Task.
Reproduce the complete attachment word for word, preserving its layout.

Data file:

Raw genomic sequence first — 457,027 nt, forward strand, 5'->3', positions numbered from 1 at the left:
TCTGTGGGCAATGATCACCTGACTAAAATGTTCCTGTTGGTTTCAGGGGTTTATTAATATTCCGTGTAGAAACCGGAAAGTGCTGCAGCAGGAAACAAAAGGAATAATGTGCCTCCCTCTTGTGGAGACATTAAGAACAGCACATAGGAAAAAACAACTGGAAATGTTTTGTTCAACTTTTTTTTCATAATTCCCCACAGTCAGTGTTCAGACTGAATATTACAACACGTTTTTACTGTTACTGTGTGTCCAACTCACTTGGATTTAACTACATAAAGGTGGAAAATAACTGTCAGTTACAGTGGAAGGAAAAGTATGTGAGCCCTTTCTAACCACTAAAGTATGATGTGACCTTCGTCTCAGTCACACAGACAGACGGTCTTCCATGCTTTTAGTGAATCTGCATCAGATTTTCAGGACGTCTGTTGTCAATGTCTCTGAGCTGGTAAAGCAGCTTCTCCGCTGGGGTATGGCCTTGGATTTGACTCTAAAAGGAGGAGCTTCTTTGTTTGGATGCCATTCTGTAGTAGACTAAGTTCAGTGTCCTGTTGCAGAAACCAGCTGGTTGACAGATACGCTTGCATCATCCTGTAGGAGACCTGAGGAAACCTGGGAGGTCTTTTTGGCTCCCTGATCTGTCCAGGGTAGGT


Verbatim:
Raw genomic sequence first — 457,027 nt, forward strand, 5'->3', positions numbered from 1 at the left:
TCTGTGGGCAATGATCACCTGACTAAAATGTTCCTGTTGGTTTCAGGGGTTTATTAATATTCCGTGTAGAAACCGGAAAGTGCTGCAGCAGGAAACAAAAGGAATAATGTGCCTCCCTCTTGTGGAGACATTAAGAACAGCACATAGGAAAAAACAACTGGAAATGTTTTGTTCAACTTTTTTTTCATAATTCCCCACAGTCAGTGTTCAGACTGAATATTACAACACGTTTTTACTGTTACTGTGTGTCCAACTCACTTGGATTTAACTACATAAAGGTGGAAAATAACTGTCAGTTACAGTGGAAGGAAAAGTATGTGAGCCCTTTCTAACCACTAAAGTATGATGTGACCTTCGTCTCAGTCACACAGACAGACGGTCTTCCATGCTTTTAGTGAATCTGCATCAGATTTTCAGGACGTCTGTTGTCAATGTCTCTGAGCTGGTAAAGCAGCTTCTCCGCTGGGGTATGGCCTTGGATTTGACTCTAAAAGGAGGAGCTTCTTTGTTTGGATGCCATTCTGTAGTAGACTAAGTTCAGTGTCCTGTTGCAGAAACCAGCTGGTTGACAGATACGCTTGCATCATCCTGTAGGAGACCTGAGGAAACCTGGGAGGTCTTTTTGGCTCCCTGATCTGTCCAGGGTAGGT